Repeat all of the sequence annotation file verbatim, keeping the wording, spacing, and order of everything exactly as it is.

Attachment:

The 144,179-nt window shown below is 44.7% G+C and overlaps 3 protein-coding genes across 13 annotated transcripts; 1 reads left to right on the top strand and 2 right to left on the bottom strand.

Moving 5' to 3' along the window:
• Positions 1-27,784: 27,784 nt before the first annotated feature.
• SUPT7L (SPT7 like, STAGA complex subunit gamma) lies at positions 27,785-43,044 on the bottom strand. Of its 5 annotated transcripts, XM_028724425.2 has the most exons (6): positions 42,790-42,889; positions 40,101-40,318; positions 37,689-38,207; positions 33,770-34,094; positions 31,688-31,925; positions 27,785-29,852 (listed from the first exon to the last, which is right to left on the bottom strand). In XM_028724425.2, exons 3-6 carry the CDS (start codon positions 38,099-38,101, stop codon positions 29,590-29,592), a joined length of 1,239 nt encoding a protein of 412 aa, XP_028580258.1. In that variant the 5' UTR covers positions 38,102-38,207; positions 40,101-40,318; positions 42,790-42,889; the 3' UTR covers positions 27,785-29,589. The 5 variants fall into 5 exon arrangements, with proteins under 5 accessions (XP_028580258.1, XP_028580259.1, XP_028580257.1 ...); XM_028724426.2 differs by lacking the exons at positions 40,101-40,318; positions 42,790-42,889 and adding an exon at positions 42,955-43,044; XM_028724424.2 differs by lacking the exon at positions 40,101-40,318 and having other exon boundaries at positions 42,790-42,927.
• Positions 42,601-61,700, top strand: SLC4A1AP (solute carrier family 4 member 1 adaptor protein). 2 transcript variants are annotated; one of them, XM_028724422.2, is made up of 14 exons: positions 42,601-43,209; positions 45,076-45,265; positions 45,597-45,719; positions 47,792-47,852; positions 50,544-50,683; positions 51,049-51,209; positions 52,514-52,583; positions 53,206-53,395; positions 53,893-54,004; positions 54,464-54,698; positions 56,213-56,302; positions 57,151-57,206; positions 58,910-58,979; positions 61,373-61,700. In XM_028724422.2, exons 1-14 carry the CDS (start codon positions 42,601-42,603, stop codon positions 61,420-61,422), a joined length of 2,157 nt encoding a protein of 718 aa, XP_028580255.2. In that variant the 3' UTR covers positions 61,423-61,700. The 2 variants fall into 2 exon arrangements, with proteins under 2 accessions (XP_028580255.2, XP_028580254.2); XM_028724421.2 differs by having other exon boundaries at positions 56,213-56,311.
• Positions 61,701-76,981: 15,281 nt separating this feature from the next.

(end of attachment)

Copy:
The 144,179-nt window shown below is 44.7% G+C and overlaps 3 protein-coding genes across 13 annotated transcripts; 1 reads left to right on the top strand and 2 right to left on the bottom strand.

Moving 5' to 3' along the window:
• Positions 1-27,784: 27,784 nt before the first annotated feature.
• SUPT7L (SPT7 like, STAGA complex subunit gamma) lies at positions 27,785-43,044 on the bottom strand. Of its 5 annotated transcripts, XM_028724425.2 has the most exons (6): positions 42,790-42,889; positions 40,101-40,318; positions 37,689-38,207; positions 33,770-34,094; positions 31,688-31,925; positions 27,785-29,852 (listed from the first exon to the last, which is right to left on the bottom strand). In XM_028724425.2, exons 3-6 carry the CDS (start codon positions 38,099-38,101, stop codon positions 29,590-29,592), a joined length of 1,239 nt encoding a protein of 412 aa, XP_028580258.1. In that variant the 5' UTR covers positions 38,102-38,207; positions 40,101-40,318; positions 42,790-42,889; the 3' UTR covers positions 27,785-29,589. The 5 variants fall into 5 exon arrangements, with proteins under 5 accessions (XP_028580258.1, XP_028580259.1, XP_028580257.1 ...); XM_028724426.2 differs by lacking the exons at positions 40,101-40,318; positions 42,790-42,889 and adding an exon at positions 42,955-43,044; XM_028724424.2 differs by lacking the exon at positions 40,101-40,318 and having other exon boundaries at positions 42,790-42,927.
• Positions 42,601-61,700, top strand: SLC4A1AP (solute carrier family 4 member 1 adaptor protein). 2 transcript variants are annotated; one of them, XM_028724422.2, is made up of 14 exons: positions 42,601-43,209; positions 45,076-45,265; positions 45,597-45,719; positions 47,792-47,852; positions 50,544-50,683; positions 51,049-51,209; positions 52,514-52,583; positions 53,206-53,395; positions 53,893-54,004; positions 54,464-54,698; positions 56,213-56,302; positions 57,151-57,206; positions 58,910-58,979; positions 61,373-61,700. In XM_028724422.2, exons 1-14 carry the CDS (start codon positions 42,601-42,603, stop codon positions 61,420-61,422), a joined length of 2,157 nt encoding a protein of 718 aa, XP_028580255.2. In that variant the 3' UTR covers positions 61,423-61,700. The 2 variants fall into 2 exon arrangements, with proteins under 2 accessions (XP_028580255.2, XP_028580254.2); XM_028724421.2 differs by having other exon boundaries at positions 56,213-56,311.
• Positions 61,701-76,981: 15,281 nt separating this feature from the next.